Today, we continue with our excerpts from Money Fund Intelligence's interview with Morgan Lewis's Buddy Donohue. MFI: What do you expect to see? What would you like to see? Actually what I expect to see is not that far different from what I would like to see. I think one proposal, and there could be multiple proposals that the Commission comes out with, but here is the proposal that I think has legs and one that I think would be beneficial. First, limit the ownership of shares of money market fund by an individual or its affiliates to less than 5%. You then have a decreased risk that an investor deciding to pull money from a money market fund can have a harmful effect on other shareholders.

Second, require greater transparency from omnibus and similar accounts, enabling the money market fund to better evaluate liquidity and other needs. If omnibus accounts don't provide that transparency then the omnibus account itself will be subject themselves to the 5% limit. We've heard that from several of the money market fund providers that if they're not going to have to maintain liquidity in excess to what they probably really need, they need greater transparency to into who the beneficial owners are of their funds.

Third, require money market funds which desire to maintain a stable $1.00 NAV to have two classes of shares. This is an idea I have been interested in for quite a period of time. I'll give you a concept that I think works, which is that you have income shares, and those would be your traditional money market fund shares that are now provided to investors and they would continue to have a stable NAV of $1. Then you'd have capital shares. These would be sold to the investment advisor, and would constitute a certain percentage of the fund.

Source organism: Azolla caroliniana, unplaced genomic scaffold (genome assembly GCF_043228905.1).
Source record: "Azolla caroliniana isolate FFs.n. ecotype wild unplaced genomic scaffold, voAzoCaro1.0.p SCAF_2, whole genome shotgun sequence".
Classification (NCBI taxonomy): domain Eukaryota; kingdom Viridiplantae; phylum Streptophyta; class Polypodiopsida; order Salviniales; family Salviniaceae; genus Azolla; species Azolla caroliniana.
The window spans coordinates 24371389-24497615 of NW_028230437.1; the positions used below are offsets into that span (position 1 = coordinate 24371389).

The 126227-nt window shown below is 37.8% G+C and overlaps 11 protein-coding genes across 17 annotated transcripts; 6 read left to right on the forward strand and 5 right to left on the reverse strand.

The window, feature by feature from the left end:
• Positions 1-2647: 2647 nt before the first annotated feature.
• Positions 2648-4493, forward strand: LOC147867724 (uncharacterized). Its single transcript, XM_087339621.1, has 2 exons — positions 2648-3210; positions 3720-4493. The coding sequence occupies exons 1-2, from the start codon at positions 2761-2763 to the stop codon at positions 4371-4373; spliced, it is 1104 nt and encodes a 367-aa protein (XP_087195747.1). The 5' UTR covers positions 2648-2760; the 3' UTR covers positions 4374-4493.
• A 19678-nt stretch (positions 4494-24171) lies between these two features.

The fund itself would be mark-to-market, so you wouldn't have the criticism that the total fund is not subject to the discipline that regime imposes on financial institutions. The proposal would enable the investment advisor to actually recoup capital that's committed to the fund to support the $1.00 NAV. During the crisis there considerable capital used to support money market funds, and the adviser (or an affiliate) would have to just write checks and had no ability to recoup it. With this new approach, if you're a capital share owner over time you have the opportunity to take capital gains and recoup some of your losses.

So that is one of the ideas, I think, that is out there. It's similar, in part, to the Squam Lake proposal, although if I recall correctly they didn't necessary have the manger having to own the shares. I thought the manager owning the shares is actually the best way to go.... It aligns the manager's interest with regards to how much risk they are willing to take for the fund. It limits the growth of the fund to the manager's capabilities of supporting it.... It has the capital support for the stable $1.00 NAV inside the fund, so you don't have to rely on anything or anybody outside of the fund make the fund income share owners whole. It happens automatically. I think it has a lot to argue for and of course if somebody doesn't want to do that, they can provide a floating net asset value fund for investors.

It addresses many of the concerns raised about stable NAV. It will enable money market fund investors to know how much support the fund has from the adviser, making the implicit support explicit. It significantly reduces the likelihood that a money market fund will 'break the buck'. It lessens the incentive for income investors to flee the fund, as there is a level of support for the investor shares provided by the capital shares and the adviser has a disincentive to allow hot money in the fund.

Something we all should be mindful about when evaluating the buffer proposal is that if the buffer is too great it's probably not economically feasible, and if it is too small it is probably more dangerous than not having any buffer. It may be providing a false level of security to investors and regulators. As I have indicated previously, I don't think there are any easy answers here but it is important that we address the issues in a manner that works, that is economical and that preserves the benefits that money market funds have provided to investors, issuers and the capital markets.

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